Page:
News of Otsego County

Serving Otsego County, NY, through the combined reporting of Cooperstown's Freeman's Journal and the Hometown Oneonta newspapers.
Click for classifieds of Oneonta, Cooperstown, and all of Otsego County. Click for jobs in Oneonta, Cooperstown, and all of Otsego County. Click for dining, entertainment, and things to do in Oneonta, Cooperstown, and all of Otsego County. Click for real estate listings in Oneonta, Cooperstown, and all of OTsego County. click for cars, trucks, and other vehicles in oneonta, cooperstown, and all of otsego county. click for funeral homes, flower shops, and other businesses that specialize in= remembrance in oneonta, cooperstown, and all of otsego county. Click for more great ads from local businesses in Oneonta, Cooperstown, and all of Otsego County.

Otsego 2000

Otsego Now To County: Get Ready To Be Sued

Otsego 2000 To County:

Get Ready To Be Sued

By JIM KEVLIN • Special to www.AllOTSEGO.com

Nicole Dillingham addresses the county board this morning. (AllOTSEGO.com photo)

COOPERSTOWN – The county Board of Representatives heard a message this morning: Prepared to be sued.

First, Otsego 2000 President Nicole Dillingham appeared at the county board’s monthly meeting with a letter, prepared by Attorney Doug Zamelis of Springfield Center, demanding it withdraw a grant application for a gas decompression plant in the Town of Oneonta.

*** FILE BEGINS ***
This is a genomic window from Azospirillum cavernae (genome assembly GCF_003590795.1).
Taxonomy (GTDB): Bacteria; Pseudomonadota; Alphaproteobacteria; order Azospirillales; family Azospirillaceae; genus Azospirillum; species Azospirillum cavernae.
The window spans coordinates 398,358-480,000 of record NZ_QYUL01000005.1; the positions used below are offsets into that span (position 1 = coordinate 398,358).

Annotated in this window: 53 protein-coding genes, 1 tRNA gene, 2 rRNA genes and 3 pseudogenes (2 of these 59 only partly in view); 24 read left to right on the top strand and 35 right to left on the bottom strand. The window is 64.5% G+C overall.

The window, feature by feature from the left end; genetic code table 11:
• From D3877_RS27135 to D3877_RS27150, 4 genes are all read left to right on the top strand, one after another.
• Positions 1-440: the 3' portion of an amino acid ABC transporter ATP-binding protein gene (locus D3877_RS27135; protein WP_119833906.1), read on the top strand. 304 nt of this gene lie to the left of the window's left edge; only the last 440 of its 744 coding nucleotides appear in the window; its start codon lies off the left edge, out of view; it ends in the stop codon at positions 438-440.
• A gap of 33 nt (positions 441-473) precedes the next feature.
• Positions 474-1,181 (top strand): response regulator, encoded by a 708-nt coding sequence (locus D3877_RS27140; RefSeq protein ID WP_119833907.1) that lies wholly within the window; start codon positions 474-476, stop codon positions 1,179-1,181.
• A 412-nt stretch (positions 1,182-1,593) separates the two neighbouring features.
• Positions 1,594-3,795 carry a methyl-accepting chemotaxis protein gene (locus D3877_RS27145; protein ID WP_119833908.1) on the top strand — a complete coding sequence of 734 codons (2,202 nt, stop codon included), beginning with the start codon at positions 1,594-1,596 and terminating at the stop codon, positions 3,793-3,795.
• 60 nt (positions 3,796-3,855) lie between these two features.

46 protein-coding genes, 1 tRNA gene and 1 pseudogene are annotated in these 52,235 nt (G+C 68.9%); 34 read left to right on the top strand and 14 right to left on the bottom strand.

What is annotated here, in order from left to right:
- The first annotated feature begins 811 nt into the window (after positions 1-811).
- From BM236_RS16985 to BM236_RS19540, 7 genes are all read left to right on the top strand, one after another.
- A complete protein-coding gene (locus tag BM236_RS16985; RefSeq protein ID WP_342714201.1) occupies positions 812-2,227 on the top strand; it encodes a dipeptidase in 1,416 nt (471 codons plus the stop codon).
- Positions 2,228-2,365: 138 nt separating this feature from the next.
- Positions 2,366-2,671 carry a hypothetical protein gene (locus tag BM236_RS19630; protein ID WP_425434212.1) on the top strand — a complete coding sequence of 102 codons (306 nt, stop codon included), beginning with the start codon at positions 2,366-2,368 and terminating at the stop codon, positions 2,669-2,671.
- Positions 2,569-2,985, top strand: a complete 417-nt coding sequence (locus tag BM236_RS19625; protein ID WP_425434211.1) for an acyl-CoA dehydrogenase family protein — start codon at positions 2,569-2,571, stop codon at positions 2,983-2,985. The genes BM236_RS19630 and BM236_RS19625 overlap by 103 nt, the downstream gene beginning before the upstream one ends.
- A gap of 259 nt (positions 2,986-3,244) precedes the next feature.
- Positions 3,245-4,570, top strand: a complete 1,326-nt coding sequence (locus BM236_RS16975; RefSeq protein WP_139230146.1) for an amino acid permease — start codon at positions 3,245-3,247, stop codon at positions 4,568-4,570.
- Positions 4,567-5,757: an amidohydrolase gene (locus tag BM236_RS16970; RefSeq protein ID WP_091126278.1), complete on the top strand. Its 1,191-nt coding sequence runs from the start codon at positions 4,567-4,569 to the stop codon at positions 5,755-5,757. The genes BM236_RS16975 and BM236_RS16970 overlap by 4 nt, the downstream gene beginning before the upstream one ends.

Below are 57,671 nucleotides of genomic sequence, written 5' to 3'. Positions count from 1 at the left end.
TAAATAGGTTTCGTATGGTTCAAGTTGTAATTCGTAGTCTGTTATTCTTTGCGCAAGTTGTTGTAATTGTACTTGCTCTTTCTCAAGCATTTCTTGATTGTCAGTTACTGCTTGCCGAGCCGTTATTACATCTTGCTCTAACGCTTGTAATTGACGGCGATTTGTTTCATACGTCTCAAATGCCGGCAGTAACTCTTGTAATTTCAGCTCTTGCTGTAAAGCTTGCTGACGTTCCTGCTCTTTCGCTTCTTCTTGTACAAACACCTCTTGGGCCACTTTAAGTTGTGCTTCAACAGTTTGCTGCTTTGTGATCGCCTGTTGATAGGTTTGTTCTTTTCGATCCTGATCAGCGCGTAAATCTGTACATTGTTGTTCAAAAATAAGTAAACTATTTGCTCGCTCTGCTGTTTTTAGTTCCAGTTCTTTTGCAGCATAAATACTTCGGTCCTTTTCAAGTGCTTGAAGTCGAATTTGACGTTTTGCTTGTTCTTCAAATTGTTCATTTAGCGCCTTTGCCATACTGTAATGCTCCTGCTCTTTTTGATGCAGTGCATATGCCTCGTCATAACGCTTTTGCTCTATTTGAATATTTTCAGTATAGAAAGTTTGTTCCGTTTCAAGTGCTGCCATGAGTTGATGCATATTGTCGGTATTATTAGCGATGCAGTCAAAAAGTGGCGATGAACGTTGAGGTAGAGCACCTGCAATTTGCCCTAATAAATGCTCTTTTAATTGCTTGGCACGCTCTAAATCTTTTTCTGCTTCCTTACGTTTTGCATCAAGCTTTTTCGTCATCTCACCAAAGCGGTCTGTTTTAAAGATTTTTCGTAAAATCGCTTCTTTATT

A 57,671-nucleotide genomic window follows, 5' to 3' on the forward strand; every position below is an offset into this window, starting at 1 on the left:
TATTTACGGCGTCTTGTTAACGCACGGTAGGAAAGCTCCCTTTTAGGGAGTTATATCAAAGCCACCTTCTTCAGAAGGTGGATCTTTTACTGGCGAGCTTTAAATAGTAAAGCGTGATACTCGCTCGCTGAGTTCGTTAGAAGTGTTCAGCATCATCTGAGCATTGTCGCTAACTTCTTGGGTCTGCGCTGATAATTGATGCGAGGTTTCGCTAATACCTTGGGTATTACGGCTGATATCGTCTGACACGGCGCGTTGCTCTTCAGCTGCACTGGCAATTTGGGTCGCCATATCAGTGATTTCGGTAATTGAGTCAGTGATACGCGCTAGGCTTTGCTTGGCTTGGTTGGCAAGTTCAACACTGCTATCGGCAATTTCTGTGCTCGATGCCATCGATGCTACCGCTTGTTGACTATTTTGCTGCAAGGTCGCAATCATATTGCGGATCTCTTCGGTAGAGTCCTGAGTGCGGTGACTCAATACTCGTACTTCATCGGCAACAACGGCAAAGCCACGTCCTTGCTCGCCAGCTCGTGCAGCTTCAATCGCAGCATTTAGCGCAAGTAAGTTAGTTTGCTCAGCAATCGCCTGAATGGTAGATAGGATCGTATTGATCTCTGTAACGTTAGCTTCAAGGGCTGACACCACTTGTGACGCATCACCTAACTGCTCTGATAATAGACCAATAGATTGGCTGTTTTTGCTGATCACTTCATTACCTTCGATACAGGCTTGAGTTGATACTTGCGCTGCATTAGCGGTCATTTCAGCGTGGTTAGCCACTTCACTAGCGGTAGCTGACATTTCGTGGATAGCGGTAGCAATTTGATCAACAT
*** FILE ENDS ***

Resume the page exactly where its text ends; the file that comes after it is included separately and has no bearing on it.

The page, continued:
SHARE: News of Cooperstown, Oneonta, and Otsego County, NY.Share on Facebook
Facebook
0Share on Google+
Google+
0Tweet about this on Twitter
Twitter
Share on LinkedIn
Linkedin
Balance Today’s Energy Needs, Tomorrow’s Energy Wishes

Editorial for September 28, 2018

Balance Today’s Energy Needs,

Tomorrow’s Energy Wishes

It’s a great idea.
In a column at the end of August, Adrian Kuzminski – citing the Tompkins County Energy Roadmap, completed in March – wrote,
“Let me suggest … that the Otsego County Board of Representatives, in a bi-partisan spirit, is the logical authority to establish an Otsego Energy Task Force. A large, diverse umbrella group is far more likely to develop a comprehensive, viable energy strategy that gets it right, and to do justice to the needs of the community as a whole.”
He concluded, “Get key people in the room and tackle the problem.”

County Rep. Meg Kennedy, R-C, Hartwick/Milford, invited Irene Weiser, a member of the Tompkins County Energy & Economic Development Task Force, to attended the Sept. 18 meeting of the county board’s Intergovernmental Affairs Committee. That task force’s mission is to encourage economic growth while working to reduce gas usage.
NYSEG, which also serves southern Otsego County, had proposed an $18 million gas pipeline into the Town of Lansing, an Ithaca suburb. The task force has been working with NYSEG, trying to find an alternative to the pipeline; it issued an RFP (request for proposals), but received no proposals. It is not revising the RFP and plans to try again.
That may mean, as Irene Weiser reported, that the RFP was poorly drawn. Or it may mean there’s no ready alternative to natural gas right now, at least a full alternative.
One IGA member, county Rep. Andrew Marietta, D-Cooperstown/Town of Otsego, drew the latter lesson. “I struggle with the short term and the long term of it,” he said. “… We need to figure out some short-term solutions while we’re building for an energy-smart future.”